At the same time, New Beat appeared in Belgium. MTV Europe got going in the summer of 1987, bringing the term to the UK. Acid House, with its fat squelching sound, had by then made its way into mainstream music and popular culture in Britain. London’s club Shoom opened in November 1987, bringing in the so-called ‘second summer of love’ and its association of smiley faces, ridiculous clothing and E-tardism. The rest, as they say, is history.
At its best, EDM brings people together into a single seething entity, a delightful individual and collective pleasure. Perhaps that is why commercial pop music has so easily and overwhelmingly co-opted electronically generated musical sounds.
Sadly, the spirit of original invention that drove the beginnings and defined the pinnacle of this movement seems to have left the house, at least in terms of our vanguard of superstar deejays. I can’t think of a single Tiesto song that makes me want to dance like no one’s watching—not before half a dozen Jaeger-bombs at any rate. That said, I am sure there are underground sub-genres standing right now in mute counterpoint to the Electro-pop/Techno gods that represent EDM today.
The finest aural pleasure of electronica is that it allows the listener to generate her own associations with the soundscapes it creates. The absence of lyrics lends itself to creative engagement with musical structures without the rigidity that language imposes. This was made obvious to me when I played my favourite Jalebee Cartel song, 33 beyond a Hundred, to my dub-step-loving friends in England. I said it brought to mind tropical beaches and dancing by the seaside; they said it was more like the soundtrack to a drug deal gone wrong in Eastern Europe.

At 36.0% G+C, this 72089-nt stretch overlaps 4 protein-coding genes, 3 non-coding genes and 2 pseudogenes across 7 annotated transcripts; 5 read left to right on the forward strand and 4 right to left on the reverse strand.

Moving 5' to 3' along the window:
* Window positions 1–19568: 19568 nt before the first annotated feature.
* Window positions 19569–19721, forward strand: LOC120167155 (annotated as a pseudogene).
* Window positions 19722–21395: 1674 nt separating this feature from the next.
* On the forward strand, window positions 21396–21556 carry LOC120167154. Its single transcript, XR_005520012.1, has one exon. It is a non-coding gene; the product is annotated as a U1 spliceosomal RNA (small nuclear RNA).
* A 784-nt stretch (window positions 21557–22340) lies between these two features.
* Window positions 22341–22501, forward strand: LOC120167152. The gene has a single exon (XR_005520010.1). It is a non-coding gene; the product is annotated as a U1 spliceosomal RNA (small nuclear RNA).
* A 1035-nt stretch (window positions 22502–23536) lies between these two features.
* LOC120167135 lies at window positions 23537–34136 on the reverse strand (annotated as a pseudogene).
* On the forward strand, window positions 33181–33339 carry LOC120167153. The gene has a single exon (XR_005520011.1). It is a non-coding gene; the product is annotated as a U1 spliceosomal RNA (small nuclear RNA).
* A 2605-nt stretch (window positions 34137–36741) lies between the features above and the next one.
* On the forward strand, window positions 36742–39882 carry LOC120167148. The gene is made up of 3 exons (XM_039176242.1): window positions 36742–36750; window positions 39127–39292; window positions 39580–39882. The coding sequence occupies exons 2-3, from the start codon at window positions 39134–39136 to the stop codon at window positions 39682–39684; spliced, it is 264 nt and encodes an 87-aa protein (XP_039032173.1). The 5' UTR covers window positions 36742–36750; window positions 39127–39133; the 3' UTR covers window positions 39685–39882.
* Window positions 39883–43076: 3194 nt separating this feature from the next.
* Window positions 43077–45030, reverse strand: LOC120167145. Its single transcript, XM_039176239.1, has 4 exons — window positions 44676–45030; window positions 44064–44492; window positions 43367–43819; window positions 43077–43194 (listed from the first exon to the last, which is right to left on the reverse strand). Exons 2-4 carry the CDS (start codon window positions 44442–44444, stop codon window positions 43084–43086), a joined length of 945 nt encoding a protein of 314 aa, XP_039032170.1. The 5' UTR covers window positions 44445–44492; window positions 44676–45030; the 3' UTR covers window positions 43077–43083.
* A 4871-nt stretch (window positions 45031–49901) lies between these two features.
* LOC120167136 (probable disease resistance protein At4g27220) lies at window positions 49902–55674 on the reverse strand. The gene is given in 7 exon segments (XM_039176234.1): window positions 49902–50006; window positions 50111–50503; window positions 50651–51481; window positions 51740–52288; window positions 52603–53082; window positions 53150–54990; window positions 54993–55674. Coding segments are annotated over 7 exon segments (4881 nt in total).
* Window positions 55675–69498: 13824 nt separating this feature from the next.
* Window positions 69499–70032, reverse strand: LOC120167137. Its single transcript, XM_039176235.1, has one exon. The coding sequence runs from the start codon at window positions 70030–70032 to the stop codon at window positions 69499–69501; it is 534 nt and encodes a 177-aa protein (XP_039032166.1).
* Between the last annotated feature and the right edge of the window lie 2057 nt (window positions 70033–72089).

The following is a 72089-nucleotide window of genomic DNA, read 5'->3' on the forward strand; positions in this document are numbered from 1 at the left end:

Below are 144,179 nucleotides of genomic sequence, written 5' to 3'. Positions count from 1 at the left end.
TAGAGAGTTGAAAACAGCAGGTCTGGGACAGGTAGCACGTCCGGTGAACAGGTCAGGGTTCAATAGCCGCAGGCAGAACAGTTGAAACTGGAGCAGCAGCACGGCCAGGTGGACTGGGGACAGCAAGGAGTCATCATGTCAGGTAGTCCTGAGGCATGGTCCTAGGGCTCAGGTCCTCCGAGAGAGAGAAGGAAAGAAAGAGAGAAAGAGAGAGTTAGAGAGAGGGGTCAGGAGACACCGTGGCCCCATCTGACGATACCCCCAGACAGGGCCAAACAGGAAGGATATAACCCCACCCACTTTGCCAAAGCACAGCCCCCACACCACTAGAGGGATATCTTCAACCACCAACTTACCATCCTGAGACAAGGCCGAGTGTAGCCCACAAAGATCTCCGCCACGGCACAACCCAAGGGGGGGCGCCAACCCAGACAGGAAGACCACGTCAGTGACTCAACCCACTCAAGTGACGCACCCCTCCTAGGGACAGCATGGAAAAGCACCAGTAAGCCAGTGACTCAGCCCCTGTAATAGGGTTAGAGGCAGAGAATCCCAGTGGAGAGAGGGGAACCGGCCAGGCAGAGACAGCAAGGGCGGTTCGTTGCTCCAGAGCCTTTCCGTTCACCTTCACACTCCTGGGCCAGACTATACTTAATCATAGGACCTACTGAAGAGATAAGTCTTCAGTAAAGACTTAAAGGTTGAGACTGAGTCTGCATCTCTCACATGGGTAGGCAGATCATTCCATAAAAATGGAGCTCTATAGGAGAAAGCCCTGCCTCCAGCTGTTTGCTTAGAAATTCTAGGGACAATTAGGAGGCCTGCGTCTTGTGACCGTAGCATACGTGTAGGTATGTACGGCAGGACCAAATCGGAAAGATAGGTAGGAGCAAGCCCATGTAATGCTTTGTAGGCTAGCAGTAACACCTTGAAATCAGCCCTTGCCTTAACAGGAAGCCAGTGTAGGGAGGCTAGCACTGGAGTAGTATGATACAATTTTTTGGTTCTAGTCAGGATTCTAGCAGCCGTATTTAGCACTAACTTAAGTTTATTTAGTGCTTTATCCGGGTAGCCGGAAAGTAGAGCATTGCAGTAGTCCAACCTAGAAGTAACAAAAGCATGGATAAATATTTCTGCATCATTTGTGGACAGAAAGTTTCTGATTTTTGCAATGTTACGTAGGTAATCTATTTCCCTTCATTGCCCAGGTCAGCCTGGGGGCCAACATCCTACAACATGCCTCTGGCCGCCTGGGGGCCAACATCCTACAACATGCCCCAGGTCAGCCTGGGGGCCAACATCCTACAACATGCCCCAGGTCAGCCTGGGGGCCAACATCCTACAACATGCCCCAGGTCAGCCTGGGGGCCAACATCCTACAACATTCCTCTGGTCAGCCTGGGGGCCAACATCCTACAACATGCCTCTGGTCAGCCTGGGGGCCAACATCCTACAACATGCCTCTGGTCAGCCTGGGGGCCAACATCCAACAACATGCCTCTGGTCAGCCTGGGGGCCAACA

Whatever you make of EDM, it’s here to stay. And thank heavens for that, as it is the soundtrack to parties everywhere, past, present and future. To get a party started, there’s nothing like a bit of disco from the 70s (anything but ABBA), followed by a bit of 80s synth indulgence, rounded off with solid 90s techno—Pump Up The Jam anyone?
So long as the beat goes on, tomorrow’s parties will be worth going to. Even if the knob-twiddling superstar isn’t invited.